Can Protein Help Boost Immunity?


A robust immune system is a crucial factor in today’s scenario. The immune system must be constantly spirited, monitoring for signs of any disease or infection. The main layers of defence mechanisms are: surface factors, innate immunity and acquired or adaptive immunity. Nutrition for immunity is the key and an ongoing process which begins in the womb of the mother. A balanced diet and lifestyle have always been an ally for your wellbeing and innate being, along with protein.

The role of protein is undeniable for immunity. Proteins are extremely complex nitrogenous organic compounds in which amino acids are the units of structure. Proteins are the vertebral column of the body’s immune systems, antibodies, enzymes and hormones. Proteins are made up of amino acids that play a role in establishing immunity. Immune cells that are benefited by protein include leukocytes, cytokines, phagocytes which are necessary for normal immune function and stave off the infections. It helps power immune system, stoking the cells that you need to fight off infection, both bacterial and viral, and keep your guard up against illness of all kinds.

Protein plays an important role in powering your body’s T-cells, the agents that go out and attack opportunistic invaders that can get into your bloodstream and cause infection, and if you lack adequate protein intake, it can impair immune reaction, studies have found. A diet low in protein leaves you open to fatigue, weakness, and low immune response, all the more reason you need to get your essential amino acids from the food you eat (which is better than supplements). Meanwhile, your body is just as happy to get its full complement of protein from plants.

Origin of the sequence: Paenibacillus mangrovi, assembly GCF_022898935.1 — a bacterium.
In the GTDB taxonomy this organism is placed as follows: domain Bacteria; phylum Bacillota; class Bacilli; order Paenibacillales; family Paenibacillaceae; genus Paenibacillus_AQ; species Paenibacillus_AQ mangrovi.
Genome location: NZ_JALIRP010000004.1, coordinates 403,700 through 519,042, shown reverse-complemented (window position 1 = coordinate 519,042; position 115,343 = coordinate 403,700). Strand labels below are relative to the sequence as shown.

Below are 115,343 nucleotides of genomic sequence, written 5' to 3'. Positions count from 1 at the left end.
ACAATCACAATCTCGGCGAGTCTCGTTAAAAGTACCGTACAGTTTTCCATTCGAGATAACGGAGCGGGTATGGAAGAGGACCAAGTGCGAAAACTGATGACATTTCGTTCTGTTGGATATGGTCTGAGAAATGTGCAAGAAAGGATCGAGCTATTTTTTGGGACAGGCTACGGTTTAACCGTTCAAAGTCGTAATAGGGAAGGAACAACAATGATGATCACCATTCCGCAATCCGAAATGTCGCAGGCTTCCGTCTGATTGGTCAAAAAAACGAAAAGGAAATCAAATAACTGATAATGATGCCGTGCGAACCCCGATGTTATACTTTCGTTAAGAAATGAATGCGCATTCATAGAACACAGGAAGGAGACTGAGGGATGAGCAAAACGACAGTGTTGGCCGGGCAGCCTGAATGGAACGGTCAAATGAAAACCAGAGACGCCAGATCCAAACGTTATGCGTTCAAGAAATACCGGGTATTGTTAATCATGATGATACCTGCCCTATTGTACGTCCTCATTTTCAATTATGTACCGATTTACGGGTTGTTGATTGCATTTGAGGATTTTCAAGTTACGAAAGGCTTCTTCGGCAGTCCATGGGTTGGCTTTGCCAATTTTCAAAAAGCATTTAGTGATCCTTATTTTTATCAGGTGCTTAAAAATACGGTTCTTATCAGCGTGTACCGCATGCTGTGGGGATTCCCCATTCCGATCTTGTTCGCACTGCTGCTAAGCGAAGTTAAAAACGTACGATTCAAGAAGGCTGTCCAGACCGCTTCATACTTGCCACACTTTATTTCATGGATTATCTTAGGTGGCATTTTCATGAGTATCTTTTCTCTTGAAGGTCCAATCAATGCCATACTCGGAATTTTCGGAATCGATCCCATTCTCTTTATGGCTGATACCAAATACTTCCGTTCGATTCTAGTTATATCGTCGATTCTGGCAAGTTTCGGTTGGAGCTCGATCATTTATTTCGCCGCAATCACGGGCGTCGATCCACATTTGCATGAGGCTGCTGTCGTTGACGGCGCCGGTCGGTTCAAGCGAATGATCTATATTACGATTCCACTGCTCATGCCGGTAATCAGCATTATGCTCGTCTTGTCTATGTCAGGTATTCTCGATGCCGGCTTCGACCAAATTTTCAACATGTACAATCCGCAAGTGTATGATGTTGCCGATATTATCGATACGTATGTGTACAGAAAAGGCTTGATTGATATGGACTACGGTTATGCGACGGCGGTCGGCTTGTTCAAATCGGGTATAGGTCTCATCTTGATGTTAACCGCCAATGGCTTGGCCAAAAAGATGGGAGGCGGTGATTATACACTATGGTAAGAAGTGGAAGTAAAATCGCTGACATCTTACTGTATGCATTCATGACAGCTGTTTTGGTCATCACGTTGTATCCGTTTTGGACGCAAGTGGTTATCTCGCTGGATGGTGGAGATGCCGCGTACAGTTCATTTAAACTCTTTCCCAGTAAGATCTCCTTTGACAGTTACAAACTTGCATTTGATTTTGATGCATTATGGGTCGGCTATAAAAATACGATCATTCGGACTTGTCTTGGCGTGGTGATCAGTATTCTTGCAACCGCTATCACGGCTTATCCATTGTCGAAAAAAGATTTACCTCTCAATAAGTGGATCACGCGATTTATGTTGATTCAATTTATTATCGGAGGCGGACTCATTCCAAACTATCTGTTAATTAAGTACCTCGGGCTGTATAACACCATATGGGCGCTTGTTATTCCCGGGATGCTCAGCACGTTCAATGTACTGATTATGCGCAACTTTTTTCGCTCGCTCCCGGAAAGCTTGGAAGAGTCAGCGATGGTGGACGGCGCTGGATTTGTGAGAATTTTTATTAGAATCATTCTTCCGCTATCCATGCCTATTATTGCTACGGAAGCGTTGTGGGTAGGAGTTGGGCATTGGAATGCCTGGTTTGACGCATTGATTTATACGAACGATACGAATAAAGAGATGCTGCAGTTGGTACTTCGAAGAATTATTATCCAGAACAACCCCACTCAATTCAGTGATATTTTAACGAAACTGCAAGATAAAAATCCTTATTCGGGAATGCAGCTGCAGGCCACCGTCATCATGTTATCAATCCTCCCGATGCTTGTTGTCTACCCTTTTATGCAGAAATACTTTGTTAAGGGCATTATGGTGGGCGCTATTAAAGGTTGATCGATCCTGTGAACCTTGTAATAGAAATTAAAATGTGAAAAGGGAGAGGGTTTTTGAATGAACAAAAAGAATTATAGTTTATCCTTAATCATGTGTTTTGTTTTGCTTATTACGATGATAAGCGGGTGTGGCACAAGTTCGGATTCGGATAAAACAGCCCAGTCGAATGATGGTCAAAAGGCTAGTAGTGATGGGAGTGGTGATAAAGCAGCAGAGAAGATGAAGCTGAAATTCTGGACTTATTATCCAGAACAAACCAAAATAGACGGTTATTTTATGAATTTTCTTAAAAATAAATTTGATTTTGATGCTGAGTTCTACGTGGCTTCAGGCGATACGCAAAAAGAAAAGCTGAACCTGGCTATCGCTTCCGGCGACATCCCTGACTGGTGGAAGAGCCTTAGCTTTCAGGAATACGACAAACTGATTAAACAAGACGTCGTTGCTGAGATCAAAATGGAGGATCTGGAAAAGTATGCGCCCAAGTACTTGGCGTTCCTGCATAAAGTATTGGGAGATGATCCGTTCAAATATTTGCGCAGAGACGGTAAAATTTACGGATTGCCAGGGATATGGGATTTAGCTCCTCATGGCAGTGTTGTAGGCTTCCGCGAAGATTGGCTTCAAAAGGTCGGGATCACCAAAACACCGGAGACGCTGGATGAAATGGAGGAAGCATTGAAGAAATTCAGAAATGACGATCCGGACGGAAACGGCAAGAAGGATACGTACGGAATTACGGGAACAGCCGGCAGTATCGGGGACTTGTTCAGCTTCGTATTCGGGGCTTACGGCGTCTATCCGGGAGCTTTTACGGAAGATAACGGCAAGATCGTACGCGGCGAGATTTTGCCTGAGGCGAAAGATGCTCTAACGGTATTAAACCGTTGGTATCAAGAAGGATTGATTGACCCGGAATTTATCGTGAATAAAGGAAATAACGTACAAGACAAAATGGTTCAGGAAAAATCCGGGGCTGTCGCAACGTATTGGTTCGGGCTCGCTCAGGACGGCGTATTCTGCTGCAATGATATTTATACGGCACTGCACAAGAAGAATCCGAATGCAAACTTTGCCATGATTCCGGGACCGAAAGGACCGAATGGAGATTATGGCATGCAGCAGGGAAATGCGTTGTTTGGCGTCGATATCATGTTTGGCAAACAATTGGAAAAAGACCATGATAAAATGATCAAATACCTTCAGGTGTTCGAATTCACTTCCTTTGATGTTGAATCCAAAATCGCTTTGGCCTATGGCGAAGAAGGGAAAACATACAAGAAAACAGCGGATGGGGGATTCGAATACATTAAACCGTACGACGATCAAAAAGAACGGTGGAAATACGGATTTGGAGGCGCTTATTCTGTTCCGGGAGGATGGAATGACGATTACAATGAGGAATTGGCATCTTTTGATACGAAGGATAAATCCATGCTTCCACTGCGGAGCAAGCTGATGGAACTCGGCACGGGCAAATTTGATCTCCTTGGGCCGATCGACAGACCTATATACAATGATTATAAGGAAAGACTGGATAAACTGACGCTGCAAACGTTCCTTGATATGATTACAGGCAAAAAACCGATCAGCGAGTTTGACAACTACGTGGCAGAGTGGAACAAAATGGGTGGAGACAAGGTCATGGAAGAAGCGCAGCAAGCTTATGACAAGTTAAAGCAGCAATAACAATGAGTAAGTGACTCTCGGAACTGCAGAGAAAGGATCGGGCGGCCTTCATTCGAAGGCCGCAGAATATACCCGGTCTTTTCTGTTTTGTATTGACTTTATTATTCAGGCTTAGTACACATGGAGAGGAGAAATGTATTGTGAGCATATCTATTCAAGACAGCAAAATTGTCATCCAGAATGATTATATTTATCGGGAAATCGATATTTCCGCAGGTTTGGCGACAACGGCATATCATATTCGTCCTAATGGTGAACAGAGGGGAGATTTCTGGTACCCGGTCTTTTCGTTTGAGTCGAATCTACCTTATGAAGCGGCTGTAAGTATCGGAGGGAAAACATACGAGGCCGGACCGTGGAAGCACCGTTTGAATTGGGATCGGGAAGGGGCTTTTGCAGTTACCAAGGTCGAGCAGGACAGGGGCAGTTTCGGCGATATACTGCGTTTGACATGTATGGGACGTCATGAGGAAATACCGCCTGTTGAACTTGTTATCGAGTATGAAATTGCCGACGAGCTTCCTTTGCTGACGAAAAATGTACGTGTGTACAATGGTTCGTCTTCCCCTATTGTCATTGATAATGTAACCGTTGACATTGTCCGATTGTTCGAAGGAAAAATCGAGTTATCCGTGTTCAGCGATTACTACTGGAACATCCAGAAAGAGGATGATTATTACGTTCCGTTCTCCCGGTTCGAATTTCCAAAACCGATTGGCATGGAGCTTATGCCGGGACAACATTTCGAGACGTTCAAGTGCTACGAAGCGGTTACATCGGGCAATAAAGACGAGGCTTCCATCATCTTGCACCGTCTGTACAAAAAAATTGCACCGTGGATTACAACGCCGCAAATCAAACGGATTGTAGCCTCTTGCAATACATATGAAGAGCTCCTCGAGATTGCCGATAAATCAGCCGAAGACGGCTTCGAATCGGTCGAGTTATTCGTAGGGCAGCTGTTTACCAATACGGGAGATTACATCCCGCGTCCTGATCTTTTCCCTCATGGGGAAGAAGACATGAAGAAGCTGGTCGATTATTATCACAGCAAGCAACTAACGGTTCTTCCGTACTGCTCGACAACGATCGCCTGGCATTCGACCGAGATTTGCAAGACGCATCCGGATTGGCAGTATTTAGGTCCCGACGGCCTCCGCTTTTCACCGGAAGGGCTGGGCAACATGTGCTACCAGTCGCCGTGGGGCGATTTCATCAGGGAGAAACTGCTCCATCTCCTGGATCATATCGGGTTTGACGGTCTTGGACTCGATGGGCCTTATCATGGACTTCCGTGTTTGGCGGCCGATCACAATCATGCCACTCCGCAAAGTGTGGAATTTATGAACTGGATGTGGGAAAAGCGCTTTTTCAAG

A deficiency of dietary protein or amino acids (AAs) has long been known to impair immune function and increase the susceptibility of animals and humans to infectious disease. However, only in the past 15 years have the underlying cellular and molecular mechanisms begun to unfold. Protein malnutrition reduces concentrations of most amino acids in plasma. 


Backed by science

Preclinical findings revealed that protein gives immune cells called regulatory T (Treg) cells the ’authority’ to control the strength of the immune response depending on the level of ’threat’, from minor infections to aggressive diseases.

Without this regulatory influence, the immune system is at risk of overreacting to the threat, leading to the development of inflammatory diseases.

Antibodies are made up proteins and antibodies are bound to specific foreign particles, such as viruses and bacteria, to help protect the body. During the immunological stress, amino acids are redistributed away from protein production toward tissues involved in inflammation and immune response.